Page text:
Is the Greek alphabet all Greek to you? Is geometry your Achilles heel, and does your knowledge of Homer have more to do with The Simpsons than the Sirens?
From engineering and architecture to drama and democracy, the world around us is founded on the principles and discoveries of the Ancient World, yet our understanding of it is episodic at best.
So if you've ever struggled with Socrates, wished you could formulate a logical argument, or wondered whether the Romans really dined at vomitoria, then carpe diem and listen to this audiobook - it's never too late to learn.
©2009 Michael O'Mara Books Ltd; (P)2009 BBC Audiobooks Ltd
An appreciation of the 'Classics' always seemed to be just out of reach. This book provides an instructive and accessible opportunity to dip a toe into this wonderful world.
I do not doubt that more learned scholars may scoff at the delivery but I found it very entertaining. There are so many fantastic stories, surprisingly relevant events and moments of recognition - dare I say enlightenment?
A gem for all ages and sensibilities.
There are some very interesting bits and pieces in this but it is definitely a book that is better as a book. I am not sure if this lends its self to the audio book format due to the complexity of some of the content.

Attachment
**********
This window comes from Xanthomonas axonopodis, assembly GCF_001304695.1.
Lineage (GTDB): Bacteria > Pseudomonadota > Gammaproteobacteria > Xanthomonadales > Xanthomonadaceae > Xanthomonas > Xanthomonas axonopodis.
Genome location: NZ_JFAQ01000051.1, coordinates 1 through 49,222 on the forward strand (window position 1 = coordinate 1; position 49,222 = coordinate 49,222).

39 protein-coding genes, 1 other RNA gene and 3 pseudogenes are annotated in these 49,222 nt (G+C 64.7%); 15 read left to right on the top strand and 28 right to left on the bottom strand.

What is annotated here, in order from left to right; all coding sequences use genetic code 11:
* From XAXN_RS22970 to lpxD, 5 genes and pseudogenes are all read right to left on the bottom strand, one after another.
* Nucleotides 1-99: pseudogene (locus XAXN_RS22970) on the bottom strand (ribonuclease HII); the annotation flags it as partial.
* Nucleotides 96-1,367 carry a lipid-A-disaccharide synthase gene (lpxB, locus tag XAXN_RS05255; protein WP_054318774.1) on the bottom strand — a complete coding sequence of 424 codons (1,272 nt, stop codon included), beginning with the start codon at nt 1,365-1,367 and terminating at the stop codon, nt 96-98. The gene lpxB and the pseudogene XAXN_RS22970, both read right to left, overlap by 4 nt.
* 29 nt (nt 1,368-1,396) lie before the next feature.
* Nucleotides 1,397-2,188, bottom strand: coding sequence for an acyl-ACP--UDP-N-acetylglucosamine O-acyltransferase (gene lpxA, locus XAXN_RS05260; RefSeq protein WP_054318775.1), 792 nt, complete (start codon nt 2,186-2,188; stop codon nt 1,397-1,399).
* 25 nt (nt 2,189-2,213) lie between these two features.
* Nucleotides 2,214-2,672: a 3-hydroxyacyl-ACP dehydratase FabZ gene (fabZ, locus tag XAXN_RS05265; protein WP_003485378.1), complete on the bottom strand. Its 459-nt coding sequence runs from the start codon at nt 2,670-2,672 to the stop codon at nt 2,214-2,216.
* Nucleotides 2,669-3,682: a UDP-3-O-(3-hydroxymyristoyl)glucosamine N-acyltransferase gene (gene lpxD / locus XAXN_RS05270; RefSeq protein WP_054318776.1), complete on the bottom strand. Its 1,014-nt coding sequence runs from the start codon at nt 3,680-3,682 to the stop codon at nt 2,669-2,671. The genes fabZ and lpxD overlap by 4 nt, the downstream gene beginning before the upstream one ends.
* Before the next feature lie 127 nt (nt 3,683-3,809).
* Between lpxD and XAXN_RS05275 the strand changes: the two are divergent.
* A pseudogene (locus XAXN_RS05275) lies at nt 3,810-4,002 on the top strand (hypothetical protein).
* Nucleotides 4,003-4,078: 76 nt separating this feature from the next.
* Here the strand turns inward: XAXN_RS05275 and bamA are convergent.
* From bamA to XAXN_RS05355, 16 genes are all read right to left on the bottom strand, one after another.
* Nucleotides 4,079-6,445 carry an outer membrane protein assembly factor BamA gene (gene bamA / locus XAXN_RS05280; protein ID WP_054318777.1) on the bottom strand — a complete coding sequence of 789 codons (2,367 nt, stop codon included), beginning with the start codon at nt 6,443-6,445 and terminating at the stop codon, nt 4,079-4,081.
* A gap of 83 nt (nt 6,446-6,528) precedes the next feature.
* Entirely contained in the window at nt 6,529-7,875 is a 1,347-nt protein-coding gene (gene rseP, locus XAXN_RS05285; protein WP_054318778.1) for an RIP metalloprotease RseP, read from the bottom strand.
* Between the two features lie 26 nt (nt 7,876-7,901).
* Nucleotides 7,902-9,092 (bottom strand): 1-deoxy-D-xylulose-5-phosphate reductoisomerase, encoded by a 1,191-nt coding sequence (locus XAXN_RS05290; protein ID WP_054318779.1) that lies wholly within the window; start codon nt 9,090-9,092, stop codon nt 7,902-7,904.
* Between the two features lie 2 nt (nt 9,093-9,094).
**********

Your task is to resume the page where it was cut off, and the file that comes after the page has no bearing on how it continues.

Couldn't go further than 20 minutes. The book seems to be nice, but the narrator sometimes drops his volume and breaths loudly. And also he doesn't use a neutral inflection, it appears to be his everyday voice...
I think that most people would like to forget that someone is narrating, but I just cannot do this.
The content is fascinating, but it's the outstanding narration that captures the imagination.
Very camp, but very theatrical
A little odd having the obvious female voice of the author read by a man, especially as some of the jokes about the place of women are written in a very personal style, but once you learn to treat Bill Wallis as a woman it's very worthwhile! Worth a listen as a fairly short title. Very enjoyable.
"Reader's Digest approach to the classics"
If you read a lot you probably don't need this book. If you don't read a lot you really don't need this book.
That said, it's a nice fluffy overview of some key figures of classical times. The author may be a touch condescending initially, but her love of the material shines through and her writing is witty and light. (Indeed, I don't know where else you'd get such an overview that wouldn't just put you to sleep).
My major problem with this version is that, though the narrator is quite skilled, he seems to be dropping his voice volume at times and it sometimes makes it hard to hear if you're listening in a car. (Haven't had this problem with other Audible books and I suspect it's the narrator, not the recording). If the volume were better, I'd rate this at least a 4 star performance.
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